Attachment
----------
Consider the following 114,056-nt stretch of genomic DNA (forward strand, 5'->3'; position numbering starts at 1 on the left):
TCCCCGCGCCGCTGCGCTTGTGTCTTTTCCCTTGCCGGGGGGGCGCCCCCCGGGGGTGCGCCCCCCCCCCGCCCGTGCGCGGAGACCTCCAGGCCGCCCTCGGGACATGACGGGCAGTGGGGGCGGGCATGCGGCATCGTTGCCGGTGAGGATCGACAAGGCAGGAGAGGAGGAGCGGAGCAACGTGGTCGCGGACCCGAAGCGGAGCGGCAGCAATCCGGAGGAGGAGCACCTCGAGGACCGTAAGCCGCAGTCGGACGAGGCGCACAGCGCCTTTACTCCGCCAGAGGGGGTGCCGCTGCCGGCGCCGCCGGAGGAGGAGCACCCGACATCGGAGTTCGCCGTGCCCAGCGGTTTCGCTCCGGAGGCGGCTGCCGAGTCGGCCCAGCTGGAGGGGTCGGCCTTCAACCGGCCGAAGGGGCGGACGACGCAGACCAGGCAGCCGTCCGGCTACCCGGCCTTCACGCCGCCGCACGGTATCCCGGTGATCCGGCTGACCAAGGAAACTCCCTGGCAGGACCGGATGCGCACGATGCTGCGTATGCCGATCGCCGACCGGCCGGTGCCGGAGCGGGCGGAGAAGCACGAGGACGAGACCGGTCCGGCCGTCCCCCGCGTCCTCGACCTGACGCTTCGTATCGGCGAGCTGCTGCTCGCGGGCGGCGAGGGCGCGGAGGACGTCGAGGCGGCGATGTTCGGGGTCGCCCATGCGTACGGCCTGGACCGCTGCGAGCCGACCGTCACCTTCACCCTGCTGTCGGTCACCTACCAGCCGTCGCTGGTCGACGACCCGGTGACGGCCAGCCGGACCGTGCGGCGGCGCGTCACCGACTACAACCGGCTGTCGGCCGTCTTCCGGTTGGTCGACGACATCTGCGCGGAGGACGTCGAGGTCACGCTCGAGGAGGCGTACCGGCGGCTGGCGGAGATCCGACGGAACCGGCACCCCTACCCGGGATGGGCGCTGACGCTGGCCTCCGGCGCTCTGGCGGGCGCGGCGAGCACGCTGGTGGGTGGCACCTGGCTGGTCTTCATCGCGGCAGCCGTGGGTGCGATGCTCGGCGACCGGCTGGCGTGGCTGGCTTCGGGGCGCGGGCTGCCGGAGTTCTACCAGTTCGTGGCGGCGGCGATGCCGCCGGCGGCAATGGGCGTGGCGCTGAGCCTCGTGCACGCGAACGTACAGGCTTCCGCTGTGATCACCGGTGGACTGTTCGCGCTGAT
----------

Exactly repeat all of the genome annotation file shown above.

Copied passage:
Consider the following 114,056-nt stretch of genomic DNA (forward strand, 5'->3'; position numbering starts at 1 on the left):
TCCCCGCGCCGCTGCGCTTGTGTCTTTTCCCTTGCCGGGGGGGCGCCCCCCGGGGGTGCGCCCCCCCCCCGCCCGTGCGCGGAGACCTCCAGGCCGCCCTCGGGACATGACGGGCAGTGGGGGCGGGCATGCGGCATCGTTGCCGGTGAGGATCGACAAGGCAGGAGAGGAGGAGCGGAGCAACGTGGTCGCGGACCCGAAGCGGAGCGGCAGCAATCCGGAGGAGGAGCACCTCGAGGACCGTAAGCCGCAGTCGGACGAGGCGCACAGCGCCTTTACTCCGCCAGAGGGGGTGCCGCTGCCGGCGCCGCCGGAGGAGGAGCACCCGACATCGGAGTTCGCCGTGCCCAGCGGTTTCGCTCCGGAGGCGGCTGCCGAGTCGGCCCAGCTGGAGGGGTCGGCCTTCAACCGGCCGAAGGGGCGGACGACGCAGACCAGGCAGCCGTCCGGCTACCCGGCCTTCACGCCGCCGCACGGTATCCCGGTGATCCGGCTGACCAAGGAAACTCCCTGGCAGGACCGGATGCGCACGATGCTGCGTATGCCGATCGCCGACCGGCCGGTGCCGGAGCGGGCGGAGAAGCACGAGGACGAGACCGGTCCGGCCGTCCCCCGCGTCCTCGACCTGACGCTTCGTATCGGCGAGCTGCTGCTCGCGGGCGGCGAGGGCGCGGAGGACGTCGAGGCGGCGATGTTCGGGGTCGCCCATGCGTACGGCCTGGACCGCTGCGAGCCGACCGTCACCTTCACCCTGCTGTCGGTCACCTACCAGCCGTCGCTGGTCGACGACCCGGTGACGGCCAGCCGGACCGTGCGGCGGCGCGTCACCGACTACAACCGGCTGTCGGCCGTCTTCCGGTTGGTCGACGACATCTGCGCGGAGGACGTCGAGGTCACGCTCGAGGAGGCGTACCGGCGGCTGGCGGAGATCCGACGGAACCGGCACCCCTACCCGGGATGGGCGCTGACGCTGGCCTCCGGCGCTCTGGCGGGCGCGGCGAGCACGCTGGTGGGTGGCACCTGGCTGGTCTTCATCGCGGCAGCCGTGGGTGCGATGCTCGGCGACCGGCTGGCGTGGCTGGCTTCGGGGCGCGGGCTGCCGGAGTTCTACCAGTTCGTGGCGGCGGCGATGCCGCCGGCGGCAATGGGCGTGGCGCTGAGCCTCGTGCACGCGAACGTACAGGCTTCCGCTGTGATCACCGGTGGACTGTTCGCGCTGAT